The first port P1 is used as an input port with signals D1 through D8 being coupled through Schmitt triggers 64 to lines P10 through P17 (the eight Schmitt triggers in the preferred embodiment comprise two quad Schmitt triggers, manufactured by Motorola and sold as their Part No. MC-14584).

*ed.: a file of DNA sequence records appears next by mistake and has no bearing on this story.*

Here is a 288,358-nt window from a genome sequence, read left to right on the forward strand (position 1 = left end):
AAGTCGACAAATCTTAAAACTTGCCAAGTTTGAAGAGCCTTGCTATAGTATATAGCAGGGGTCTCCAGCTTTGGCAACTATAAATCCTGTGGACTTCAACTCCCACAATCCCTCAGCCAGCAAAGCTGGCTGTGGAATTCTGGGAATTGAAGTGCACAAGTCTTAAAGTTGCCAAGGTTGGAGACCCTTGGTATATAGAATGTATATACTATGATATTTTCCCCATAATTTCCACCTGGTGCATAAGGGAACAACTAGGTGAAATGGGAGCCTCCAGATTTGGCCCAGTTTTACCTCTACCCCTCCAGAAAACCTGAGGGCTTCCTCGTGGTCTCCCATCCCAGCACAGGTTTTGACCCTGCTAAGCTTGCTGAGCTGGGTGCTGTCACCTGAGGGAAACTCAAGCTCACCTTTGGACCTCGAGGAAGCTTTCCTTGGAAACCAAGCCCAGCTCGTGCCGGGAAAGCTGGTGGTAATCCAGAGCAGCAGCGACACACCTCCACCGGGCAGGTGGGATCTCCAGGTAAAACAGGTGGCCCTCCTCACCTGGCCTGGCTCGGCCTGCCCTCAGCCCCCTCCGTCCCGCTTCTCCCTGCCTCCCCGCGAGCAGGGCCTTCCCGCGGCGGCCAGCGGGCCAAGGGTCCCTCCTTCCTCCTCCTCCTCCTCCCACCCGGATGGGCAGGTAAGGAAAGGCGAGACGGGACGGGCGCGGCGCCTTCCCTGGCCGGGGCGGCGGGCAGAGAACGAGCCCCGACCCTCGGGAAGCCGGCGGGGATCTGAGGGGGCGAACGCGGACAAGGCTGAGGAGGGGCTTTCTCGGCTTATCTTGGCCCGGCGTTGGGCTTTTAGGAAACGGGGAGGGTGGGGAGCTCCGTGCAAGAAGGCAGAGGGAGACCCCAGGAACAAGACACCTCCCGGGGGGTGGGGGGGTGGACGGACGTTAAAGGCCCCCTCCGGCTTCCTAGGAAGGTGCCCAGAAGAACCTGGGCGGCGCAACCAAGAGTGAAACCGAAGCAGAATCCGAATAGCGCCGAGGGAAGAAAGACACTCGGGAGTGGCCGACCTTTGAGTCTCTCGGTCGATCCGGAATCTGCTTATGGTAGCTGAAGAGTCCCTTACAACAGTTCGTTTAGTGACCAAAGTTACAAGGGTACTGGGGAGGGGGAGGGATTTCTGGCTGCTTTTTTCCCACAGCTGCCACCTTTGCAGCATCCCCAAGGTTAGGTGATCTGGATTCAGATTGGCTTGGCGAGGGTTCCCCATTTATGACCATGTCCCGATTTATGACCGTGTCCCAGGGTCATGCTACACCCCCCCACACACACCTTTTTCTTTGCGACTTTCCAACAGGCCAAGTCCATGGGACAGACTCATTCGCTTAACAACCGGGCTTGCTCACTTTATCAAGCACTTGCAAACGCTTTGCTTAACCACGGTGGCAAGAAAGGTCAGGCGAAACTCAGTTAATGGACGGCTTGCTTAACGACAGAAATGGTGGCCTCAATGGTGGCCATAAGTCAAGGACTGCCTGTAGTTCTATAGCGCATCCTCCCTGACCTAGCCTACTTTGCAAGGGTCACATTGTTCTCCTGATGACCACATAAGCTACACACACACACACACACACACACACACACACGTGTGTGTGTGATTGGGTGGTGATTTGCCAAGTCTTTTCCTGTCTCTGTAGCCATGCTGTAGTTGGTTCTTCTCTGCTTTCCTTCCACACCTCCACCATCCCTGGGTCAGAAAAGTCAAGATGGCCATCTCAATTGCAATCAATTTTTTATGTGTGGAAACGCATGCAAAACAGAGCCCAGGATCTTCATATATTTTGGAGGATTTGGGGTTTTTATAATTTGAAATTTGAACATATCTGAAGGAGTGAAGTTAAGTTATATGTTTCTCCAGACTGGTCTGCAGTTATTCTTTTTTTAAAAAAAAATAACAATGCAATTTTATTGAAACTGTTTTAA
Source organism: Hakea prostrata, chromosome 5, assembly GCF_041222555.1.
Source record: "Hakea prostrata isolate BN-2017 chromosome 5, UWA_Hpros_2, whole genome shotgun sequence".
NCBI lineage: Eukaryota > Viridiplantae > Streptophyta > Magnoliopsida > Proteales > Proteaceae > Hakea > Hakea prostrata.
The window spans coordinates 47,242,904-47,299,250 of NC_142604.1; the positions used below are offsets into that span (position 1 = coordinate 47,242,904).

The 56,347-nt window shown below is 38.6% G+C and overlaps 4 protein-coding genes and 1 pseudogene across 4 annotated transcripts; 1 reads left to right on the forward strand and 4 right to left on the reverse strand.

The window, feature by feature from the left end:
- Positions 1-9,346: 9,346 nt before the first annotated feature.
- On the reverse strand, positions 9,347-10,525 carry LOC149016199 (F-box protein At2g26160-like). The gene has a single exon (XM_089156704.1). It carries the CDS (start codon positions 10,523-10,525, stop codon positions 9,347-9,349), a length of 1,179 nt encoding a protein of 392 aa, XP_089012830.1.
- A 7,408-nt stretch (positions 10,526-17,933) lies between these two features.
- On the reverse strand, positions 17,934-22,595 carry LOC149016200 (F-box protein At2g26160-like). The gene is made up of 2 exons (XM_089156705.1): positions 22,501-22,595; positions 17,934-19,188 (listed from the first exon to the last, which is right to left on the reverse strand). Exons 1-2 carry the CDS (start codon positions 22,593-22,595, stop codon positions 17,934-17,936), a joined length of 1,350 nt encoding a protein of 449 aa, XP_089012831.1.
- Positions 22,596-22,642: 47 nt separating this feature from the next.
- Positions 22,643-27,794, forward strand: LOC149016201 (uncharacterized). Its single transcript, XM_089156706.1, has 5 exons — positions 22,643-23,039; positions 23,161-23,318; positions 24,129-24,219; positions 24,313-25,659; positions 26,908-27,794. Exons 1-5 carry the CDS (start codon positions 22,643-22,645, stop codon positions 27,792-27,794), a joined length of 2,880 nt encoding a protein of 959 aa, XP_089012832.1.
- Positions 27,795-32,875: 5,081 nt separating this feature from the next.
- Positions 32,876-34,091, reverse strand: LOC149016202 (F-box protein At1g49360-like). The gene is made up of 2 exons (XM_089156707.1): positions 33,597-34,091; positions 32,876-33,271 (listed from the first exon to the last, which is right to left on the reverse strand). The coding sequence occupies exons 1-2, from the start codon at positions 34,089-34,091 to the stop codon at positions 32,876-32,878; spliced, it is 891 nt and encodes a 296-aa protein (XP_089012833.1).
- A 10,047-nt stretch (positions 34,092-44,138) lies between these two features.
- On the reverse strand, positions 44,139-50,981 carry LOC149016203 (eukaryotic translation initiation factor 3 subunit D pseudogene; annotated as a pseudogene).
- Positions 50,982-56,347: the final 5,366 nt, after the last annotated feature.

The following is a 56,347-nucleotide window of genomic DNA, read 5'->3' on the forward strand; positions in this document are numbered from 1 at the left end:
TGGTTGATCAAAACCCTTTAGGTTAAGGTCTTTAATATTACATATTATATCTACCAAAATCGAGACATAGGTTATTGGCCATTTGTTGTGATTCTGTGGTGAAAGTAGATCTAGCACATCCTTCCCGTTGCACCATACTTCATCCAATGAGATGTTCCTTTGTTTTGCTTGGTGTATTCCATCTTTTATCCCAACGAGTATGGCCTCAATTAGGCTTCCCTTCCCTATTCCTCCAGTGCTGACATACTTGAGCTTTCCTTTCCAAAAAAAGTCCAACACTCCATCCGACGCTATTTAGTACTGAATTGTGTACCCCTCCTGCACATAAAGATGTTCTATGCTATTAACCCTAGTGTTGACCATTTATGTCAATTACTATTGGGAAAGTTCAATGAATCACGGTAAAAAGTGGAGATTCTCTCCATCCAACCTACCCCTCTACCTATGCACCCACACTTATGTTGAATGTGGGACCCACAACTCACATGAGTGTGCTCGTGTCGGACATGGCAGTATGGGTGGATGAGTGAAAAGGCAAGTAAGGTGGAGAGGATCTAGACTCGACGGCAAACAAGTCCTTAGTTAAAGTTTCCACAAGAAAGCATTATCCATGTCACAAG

Referring now to FIG. 8, the specific circuit connections on the sensor board may be seen. In this figure the eighteen LED's 54 and the twenty-one phototransistors 56 are physically positioned in the same general matrix locations as shown in FIG. 5. All emitters of the phototransistors in each of the first two rows of phototransistors are coupled to ground. The emitters in the third row of transistors, however, are coupled to the outputs of OR gates 66, 68, 70 and 72. (In the preferred embodiment, a quad OR gate manufactured by Motorola and sold as their part number MC-14071). The inputs to the OR gates are the signals A through D so that the emitters in the lower row of phototransistors are only coupled to ground dependent upon the states of signals A through D. In that regard the emitters of the first two phototransistors in the lower row are only tied to ground whenever the output of OR gate 68 and therefore also the output of OR gate 66 is low, or when A, B and C are low. Similarly, the emitters for the right hand two phototransistors in the lower row are tied to ground only when A, B and D are low, whereas the emitters for the center three phototransistors are tied to ground (i.e. go low) only when A, B, C and D are low. In essence this coupling is complimentary to the phototransistor grouping in that the first light-emitting diode in the second row is associated with the D group and illuminates the first two phototransistors in the bottom row, whereas the last light-emitting diode in the second row is associated with the C group and illuminates the last two phototransistors in the bottom row. The central three phototransistors in the bottom row, however, are not functional on any of the A, B, C or D LED groups.